Good Books

It’s really great to have book that you want to be reading all the time. A book that turns you into a person who always volunteers to go get coffee at the reception or go back to the room to fetch snacks because it’s an opportunity to read a couple of pages in the elevator. A book that you carry everywhere in hopes of snatching a few sentences here or there.

I wish there existed a mechanism to identify such books and ensure I’m never without one. Right now I have a book like this. Actually, I have two, one in Spanish and one in English, and that’s unusual.


8 thoughts on “Good Books”

    1. Well, the Individuals series is retelling of one of them. I was hoping people would guess the posts aren’t coming from me.

      And the Spanish book is a Mexican version of Making a Murderer.


      1. \ Well, the Individuals series is retelling of one of them. I was hoping people would guess the posts aren’t coming from me.

        Have you discovered a new good author? Who is he? Or she?


  1. In the annals of perfidy:
    Origins of an Epidemic: Purdue Pharma Knew Its Opioids Were Widely Abused

    …But a copy of a confidential Justice Department report shows that federal prosecutors investigating the company found that Purdue Pharma knew about “significant” abuse of OxyContin in the first years after the drug’s introduction in 1996 and concealed that information.

    Company officials had received reports that the pills were being crushed and snorted; stolen from pharmacies; and that some doctors were being charged with selling prescriptions, according to dozens of previously undisclosed documents that offer a detailed look inside Purdue Pharma. But the drug maker continued “in the face of this knowledge” to market OxyContin as less prone to abuse and addiction than other prescription opioids, prosecutors wrote in 2006.

    Based on their findings after a four-year investigation, the prosecutors recommended that three top Purdue Pharma executives be indicted on felony charges, including conspiracy to defraud the United States, that could have sent the men to prison if convicted.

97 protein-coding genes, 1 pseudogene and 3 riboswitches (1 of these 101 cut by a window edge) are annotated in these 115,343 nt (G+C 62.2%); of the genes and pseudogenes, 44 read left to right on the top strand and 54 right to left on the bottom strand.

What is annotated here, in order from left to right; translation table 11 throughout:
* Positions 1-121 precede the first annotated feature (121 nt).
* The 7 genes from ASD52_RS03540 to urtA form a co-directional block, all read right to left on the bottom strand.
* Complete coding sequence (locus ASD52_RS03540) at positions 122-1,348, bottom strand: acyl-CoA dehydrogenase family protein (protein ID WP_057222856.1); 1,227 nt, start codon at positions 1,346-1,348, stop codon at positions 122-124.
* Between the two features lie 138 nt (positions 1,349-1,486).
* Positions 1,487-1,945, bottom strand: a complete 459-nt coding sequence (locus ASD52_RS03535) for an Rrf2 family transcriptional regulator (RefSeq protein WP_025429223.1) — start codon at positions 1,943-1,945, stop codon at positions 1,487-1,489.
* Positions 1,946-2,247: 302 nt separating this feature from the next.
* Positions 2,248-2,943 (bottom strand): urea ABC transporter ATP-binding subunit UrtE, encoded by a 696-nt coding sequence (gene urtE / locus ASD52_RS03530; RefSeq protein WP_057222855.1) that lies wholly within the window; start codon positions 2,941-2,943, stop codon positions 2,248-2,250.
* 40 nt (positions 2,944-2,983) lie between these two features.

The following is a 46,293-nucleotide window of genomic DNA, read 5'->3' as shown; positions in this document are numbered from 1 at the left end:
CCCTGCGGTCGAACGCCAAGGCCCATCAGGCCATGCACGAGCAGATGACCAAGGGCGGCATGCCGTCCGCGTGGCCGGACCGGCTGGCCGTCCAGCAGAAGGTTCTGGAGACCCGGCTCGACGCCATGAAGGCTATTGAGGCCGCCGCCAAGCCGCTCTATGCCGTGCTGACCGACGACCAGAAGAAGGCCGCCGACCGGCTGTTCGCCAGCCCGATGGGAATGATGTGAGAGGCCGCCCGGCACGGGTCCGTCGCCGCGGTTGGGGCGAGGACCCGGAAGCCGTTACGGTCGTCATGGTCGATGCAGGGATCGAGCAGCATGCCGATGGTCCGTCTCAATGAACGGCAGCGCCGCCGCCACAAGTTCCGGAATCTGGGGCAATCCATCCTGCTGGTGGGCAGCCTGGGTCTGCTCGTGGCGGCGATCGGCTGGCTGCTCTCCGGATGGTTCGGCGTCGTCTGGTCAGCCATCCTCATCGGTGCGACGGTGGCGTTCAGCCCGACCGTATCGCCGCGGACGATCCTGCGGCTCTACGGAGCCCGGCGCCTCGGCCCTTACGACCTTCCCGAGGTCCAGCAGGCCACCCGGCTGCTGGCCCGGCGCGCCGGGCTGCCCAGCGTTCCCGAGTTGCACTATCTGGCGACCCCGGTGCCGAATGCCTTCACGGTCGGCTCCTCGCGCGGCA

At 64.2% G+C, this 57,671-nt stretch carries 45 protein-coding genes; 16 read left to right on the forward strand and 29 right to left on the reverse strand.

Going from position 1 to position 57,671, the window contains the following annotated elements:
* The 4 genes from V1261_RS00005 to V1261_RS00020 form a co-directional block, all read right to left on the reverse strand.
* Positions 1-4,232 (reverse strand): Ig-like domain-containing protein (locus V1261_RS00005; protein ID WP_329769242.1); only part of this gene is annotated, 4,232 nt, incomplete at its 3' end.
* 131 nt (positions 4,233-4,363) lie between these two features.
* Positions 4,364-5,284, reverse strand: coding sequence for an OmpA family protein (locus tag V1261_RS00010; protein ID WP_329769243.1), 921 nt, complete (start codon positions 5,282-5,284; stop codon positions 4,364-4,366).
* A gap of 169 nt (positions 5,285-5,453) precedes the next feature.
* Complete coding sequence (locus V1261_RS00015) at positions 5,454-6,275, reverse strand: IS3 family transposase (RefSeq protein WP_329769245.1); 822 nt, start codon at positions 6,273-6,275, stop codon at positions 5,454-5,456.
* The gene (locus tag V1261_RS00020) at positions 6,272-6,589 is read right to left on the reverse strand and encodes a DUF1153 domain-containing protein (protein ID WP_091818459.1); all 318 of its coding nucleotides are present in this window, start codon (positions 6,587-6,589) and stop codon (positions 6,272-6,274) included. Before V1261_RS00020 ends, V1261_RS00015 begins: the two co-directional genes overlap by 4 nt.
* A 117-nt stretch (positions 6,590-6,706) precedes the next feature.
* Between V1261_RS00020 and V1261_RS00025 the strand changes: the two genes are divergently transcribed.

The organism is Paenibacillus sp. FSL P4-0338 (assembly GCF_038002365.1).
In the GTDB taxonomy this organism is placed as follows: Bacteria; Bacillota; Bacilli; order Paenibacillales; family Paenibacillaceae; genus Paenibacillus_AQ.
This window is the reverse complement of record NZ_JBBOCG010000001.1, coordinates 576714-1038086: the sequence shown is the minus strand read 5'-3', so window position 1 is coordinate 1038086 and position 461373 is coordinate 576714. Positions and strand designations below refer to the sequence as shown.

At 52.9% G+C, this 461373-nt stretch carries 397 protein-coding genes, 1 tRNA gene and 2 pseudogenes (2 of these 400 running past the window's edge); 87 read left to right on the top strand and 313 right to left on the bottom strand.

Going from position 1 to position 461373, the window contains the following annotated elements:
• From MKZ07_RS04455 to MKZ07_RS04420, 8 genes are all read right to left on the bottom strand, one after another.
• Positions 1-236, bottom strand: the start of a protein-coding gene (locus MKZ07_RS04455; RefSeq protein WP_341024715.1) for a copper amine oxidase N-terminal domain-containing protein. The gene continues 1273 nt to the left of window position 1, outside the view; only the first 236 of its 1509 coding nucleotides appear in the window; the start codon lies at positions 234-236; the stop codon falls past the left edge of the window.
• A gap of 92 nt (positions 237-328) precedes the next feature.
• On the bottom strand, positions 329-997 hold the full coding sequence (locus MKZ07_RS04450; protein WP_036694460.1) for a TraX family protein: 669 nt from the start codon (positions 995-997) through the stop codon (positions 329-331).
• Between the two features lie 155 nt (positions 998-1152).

But top Justice Department officials in the George W. Bush administration did not support the move, said four lawyers who took part in those discussions or were briefed about them. Instead, the government settled the case in 2007.

    Prosecutors found that the company’s sales representatives used the words “street value,” “crush,” or “snort” in 117 internal notes recording their visits to doctors or other medical professionals from 1997 through 1999.

    The 120-page report also cited emails showing that Purdue Pharma’s owners, members of the wealthy Sackler family, were sent reports about abuse of OxyContin and another company opioid, MS Contin…


    1. One half of the country can’t bring itself to accept that pharmaceutical companies got people addicted to this trash on purpose because it’s profitable. And the other half can’t bring itself to accept that this development was used by Mexican drug cartels to bring in an enormous quantity of heroin through the porous border.


  2. I have been reading “The Maternal Drama of the Chechen Jihadi” (2014) by NANCY HARTEVELT KOBRIN, Ph.D.

    It can be legally downloaded for free here:

    I think she goes a bit too far with psychoanalytical explanations, but am planning to check hers “The Banality of Suicide Terrorism: The Naked Truth About the Psychology of Islamic Suicide Bombing”


  3. Her thesis:

    \ Nancy Kobrin dismantles the psychological dynamics of suicide terrorism to help the reader gain a new perspective on one of the most destructive forces the world has witnessed to date. Until now, no one has explained why the mother-child relationship is central to understanding Islamic suicide terrorism. The Banality of Suicide Terrorism exposes the very ordinariness of one of the deepest yet most poorly understood causes of the suicide bomber’s motivation: a profound terror of abandonment that is rooted in the mother-child relationship. According to Kobrin, this terror is so great in the would-be suicide terrorist that he or she must commit suicide (and mass murder in the process) in order to fend off that terror of dependency and abandonment. Suicide terrorists seek a return to the bond with the mother of early childhood— known as maternal fusion—by means of a “death fusion” with their enemies, who subconsciously represent the loved (and hated) maternal figure. The terrorist’s political struggle merely serves as cover for this emotionally terrifying inner turmoil, which can lead down the path of ultimate destruction.


    1. Does it apply to mass shooters too? I don’t know if it explains suicide bombers but I am sure the disorder does exist.


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